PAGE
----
Dictionary of Human Evolution and Biology

  • -id > 9:3

Gathering Hypothesis

Response to the Man the Hunter symposium of 1968 after it was revealed that 60-80% of the food obtained by hunters and gatherers was actually supplied by the gathering women (suggesting these peoples should be referred to as gatherer-hunters). The gathering hypothesis was developed by Slocum (nee Linton), Tanner, Zihlman, and others; this model brings attention to the fact that most primates gather plant material, as would have the hominid line, and that gathering plays an important role in the divergence of hominids from the other hominoids, suggests that the earliest tools were used for harvesting wild plants rather than for hunting, and asks what females did and their role in human societies. Aka woman the gatherer model.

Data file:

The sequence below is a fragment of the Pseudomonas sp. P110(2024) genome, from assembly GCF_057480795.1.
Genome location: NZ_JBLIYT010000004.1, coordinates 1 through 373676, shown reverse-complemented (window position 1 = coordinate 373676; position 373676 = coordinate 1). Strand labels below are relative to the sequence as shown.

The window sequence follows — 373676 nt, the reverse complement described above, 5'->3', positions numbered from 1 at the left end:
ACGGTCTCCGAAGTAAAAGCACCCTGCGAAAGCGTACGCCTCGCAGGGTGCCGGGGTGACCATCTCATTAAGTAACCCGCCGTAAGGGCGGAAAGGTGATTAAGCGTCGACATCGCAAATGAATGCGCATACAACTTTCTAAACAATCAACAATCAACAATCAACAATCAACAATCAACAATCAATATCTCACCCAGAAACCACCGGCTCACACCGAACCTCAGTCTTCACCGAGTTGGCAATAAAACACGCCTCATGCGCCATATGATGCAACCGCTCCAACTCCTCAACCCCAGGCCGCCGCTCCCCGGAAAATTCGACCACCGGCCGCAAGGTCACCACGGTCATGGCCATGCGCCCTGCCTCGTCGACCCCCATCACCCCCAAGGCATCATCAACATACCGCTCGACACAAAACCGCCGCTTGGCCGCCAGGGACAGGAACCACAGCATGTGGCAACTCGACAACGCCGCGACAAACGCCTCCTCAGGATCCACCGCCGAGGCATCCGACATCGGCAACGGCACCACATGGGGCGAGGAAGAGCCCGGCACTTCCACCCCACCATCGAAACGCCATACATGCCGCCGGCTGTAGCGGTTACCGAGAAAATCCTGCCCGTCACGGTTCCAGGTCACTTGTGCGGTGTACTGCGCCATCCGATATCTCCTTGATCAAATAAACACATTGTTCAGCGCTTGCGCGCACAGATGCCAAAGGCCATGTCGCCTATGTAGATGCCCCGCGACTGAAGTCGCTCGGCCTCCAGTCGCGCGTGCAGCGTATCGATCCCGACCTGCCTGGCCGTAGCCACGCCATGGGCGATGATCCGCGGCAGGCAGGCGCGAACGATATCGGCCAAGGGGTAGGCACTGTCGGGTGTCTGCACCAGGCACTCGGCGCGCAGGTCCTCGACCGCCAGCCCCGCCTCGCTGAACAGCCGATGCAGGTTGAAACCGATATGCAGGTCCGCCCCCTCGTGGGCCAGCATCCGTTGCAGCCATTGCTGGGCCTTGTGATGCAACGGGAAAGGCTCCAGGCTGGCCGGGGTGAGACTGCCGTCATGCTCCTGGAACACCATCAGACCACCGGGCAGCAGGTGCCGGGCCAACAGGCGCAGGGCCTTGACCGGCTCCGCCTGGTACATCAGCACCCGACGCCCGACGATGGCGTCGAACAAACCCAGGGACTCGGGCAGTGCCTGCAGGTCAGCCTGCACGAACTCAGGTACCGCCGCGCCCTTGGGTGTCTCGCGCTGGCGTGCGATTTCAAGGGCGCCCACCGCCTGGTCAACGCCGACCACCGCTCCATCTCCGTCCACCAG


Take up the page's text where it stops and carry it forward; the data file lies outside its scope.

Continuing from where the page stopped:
Full-Text Search Entries